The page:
The record of the plaintiff's lien accomplished nearly five years subsequent to the expiration of thirty days after the last delivery of the subject law books to the conditional purchaser affords no constructive notice to attaching creditors. Bugbee v. Stevens and Bagley, 53 Vt. 389, *124 391. Therefore the defendant Dodge stands on this appeal as an attaching creditor without notice. This status presents a question of conflict of laws that compels a choice of the law of the Commonwealth of Massachusetts as found by the chancellor or the statutory law of this State. Application of the law of Massachusetts thus found, will have the effect of affording immunity to the law books from attachment at the suit of the defendant Dodge. On the other hand, if the law of Vermont controls, the failure of the plaintiff conditional vendor to comply with V. S.1947, § 2775 renders the plaintiff's title to the subject property inferior to the lien of the attaching creditor Dodge.

The plaintiff contends that in this conflict the answer to the legal question propounded is made and found in Barrett v. Kelley, 65 Vt. 515, 29 A. 809, and places determinant reliance on this authority. In that cause, the title of the plaintiff to the property of one Swett was predicated on insolvency proceedings that effected a transfer of the insolvent Swett's property to the plaintiff assignee. The plaintiff's effort to take possession of a safe conditionally sold to the insolvent was prevented by the defendant Kelley, acting for the conditional vendor who took the property and caused it to be returned to the vendor at Boston on the day the plaintiff sought possession. By the contract of conditional sale there in issue, the insolvent vendee directed an order to E. C. Morris & Co. of Boston, the seller, specifying the safe be shipped from Boston, and providing that the safe was to remain the property of the seller until paid for. The order was solicited by the vendor's salesman, subject to approval by E. C. Morris & Co., and stated "This order and agreement, when accepted by E. C. Morris & Co. in Boston shall take effect as a contract made and executed in Massachusetts." Shipment of the safe pursuant to the order was made to the vendee in Vermont where it remained in the vendee's possession until taken by the defendant and returned to the seller. The Court framed the legal question there to be "whether the contract for the sale of the safe which was made in Massachusetts, and the safe, which by the laws of that state was exempt from attachment and execution by the creditors of Swett, and from insolvency proceedings against him, became subject to the laws of this state in regard to attachment, execution and insolvency proceedings, the same as they would have been if the property had been in the state and the contract for its conditional sale had been made here?" The Court resolved the question thus framed in this language "On the authority of Cobb v. Buswell, 37 Vt. 337, where the question was fully considered by the court, it must be held, that the rights of E. C. Morris & Co., to the safe and, by comity of law, will be fixed by the contract under the laws of Massachusetts where the safe was and the contract in regard to its conditional sale was made."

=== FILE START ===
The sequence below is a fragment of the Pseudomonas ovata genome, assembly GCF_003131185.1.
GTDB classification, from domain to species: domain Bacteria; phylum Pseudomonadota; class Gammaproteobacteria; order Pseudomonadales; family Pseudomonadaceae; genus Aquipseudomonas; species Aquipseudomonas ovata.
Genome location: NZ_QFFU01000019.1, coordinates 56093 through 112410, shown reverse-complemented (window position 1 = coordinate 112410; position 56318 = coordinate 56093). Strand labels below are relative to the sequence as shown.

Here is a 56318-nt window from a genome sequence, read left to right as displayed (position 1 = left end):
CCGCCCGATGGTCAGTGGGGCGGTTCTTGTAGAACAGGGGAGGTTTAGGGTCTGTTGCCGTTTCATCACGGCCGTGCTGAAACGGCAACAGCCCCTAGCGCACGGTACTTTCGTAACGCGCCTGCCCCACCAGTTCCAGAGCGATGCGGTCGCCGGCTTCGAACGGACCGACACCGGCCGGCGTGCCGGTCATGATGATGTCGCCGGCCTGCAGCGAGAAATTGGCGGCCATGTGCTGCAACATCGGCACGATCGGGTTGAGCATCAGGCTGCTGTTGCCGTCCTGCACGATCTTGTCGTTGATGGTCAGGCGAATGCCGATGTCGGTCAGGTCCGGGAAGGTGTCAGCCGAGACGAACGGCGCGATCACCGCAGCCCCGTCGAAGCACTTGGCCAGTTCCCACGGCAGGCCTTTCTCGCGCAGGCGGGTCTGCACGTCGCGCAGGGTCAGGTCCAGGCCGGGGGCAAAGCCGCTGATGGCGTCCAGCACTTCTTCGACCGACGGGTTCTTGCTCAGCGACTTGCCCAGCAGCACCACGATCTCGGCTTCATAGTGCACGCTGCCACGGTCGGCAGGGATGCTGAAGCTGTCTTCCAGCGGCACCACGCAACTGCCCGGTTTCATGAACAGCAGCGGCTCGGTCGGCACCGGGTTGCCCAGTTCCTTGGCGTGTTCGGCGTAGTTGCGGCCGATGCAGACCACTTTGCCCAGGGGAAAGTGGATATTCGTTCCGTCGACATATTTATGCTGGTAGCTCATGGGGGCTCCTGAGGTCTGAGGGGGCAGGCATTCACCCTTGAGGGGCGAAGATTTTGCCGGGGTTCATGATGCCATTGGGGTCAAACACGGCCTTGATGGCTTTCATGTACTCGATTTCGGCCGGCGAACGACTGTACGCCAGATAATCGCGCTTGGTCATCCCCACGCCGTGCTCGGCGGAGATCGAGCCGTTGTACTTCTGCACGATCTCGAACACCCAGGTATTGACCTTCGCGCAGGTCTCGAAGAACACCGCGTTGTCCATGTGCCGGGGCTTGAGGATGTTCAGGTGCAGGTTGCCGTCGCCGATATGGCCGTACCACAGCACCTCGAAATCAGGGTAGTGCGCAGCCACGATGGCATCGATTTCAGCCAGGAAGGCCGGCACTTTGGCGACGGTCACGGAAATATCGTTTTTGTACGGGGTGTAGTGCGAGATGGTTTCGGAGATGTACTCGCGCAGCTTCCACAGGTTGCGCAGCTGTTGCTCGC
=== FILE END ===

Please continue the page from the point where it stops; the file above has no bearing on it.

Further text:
The facts recited in Barrett v. Kelley and the facts before us now bespeak several distinctions. The sales agreement provided that the law of Massachusetts would prevail. The subject property was removed from Vermont by the vendee before possession was taken by the insolvent's assignee. Although a statute requiring record of conditional sales liens was in effect, R.L. § 1992, no reference was made to the statute and it apparently was not before the Court.

Beyond these points of departure, more compelling reasons question the authority of Barrett v. Kelley. By its very language, the foundation of the Barrett case rests in Cobb v. Buswell, 37 Vt. 337 and "comity of law". Our examination of this foundation finds neither footing of sufficient strength to control disposition of this appeal.

Cobb v. Buswell held, prior to the enactment of the predecessor to V.S.1947, § 2713 requiring the record of chattel mortgages on property located here, that a chattel *125 mortgage duly executed by residents of New Hampshire, on personal property having a situs there, and recorded according to the law of that jurisdiction, was entitled to priority to subsequent attachments made in Vermont while the mortgagor was engaged with the mortgaged property in employment here. The Court, with reason, pointed out, at page 340, "In determining which law shall govern, the domicil of the contracting parties at the time of the contract, the place of the contract and the situs of the property at the time of the contract, are all to be considered." However, the facts upon which the rule thus established was brought to bear, are distinctly without analogy to those underlying either the Barrett case or the cause that confronts us here.

The disposition of the Barrett case was, in its own words, by comity, yet the plaintiff advocates its doctrine to be binding authority to control the adjudication of this cause. The application of comity does not rise to the effect of establishing an imperative rule of law. It has the power to "persuade but not command". It must yield where the established legislative policy of the state of the forum indicate to its courts a different rule. A rule of comity does not require a court to give effect to the law of another jurisdiction in conflict with its own. In re Dennis' Estate, 98 Vt. 424, 426, 129 A. 166. Brown v. Perry, 104 Vt. 66, 72, 156 A. 910, 77 A.L.R. 1294. Mast, Foos & Co. v. Stover Manufacturing Co., 177 U.S. 485, 488, 20 S. Ct. 708, 44 L. Ed. 856, 857, 858. In these cases comity is afforded only the stature of a rule of practice, convenience and expediency. At stake in this proceeding are property rights. The disposition of these rights should not turn on considerations expedient or convenient, merely if sound principles of law can be brought into focus to point the course we should follow.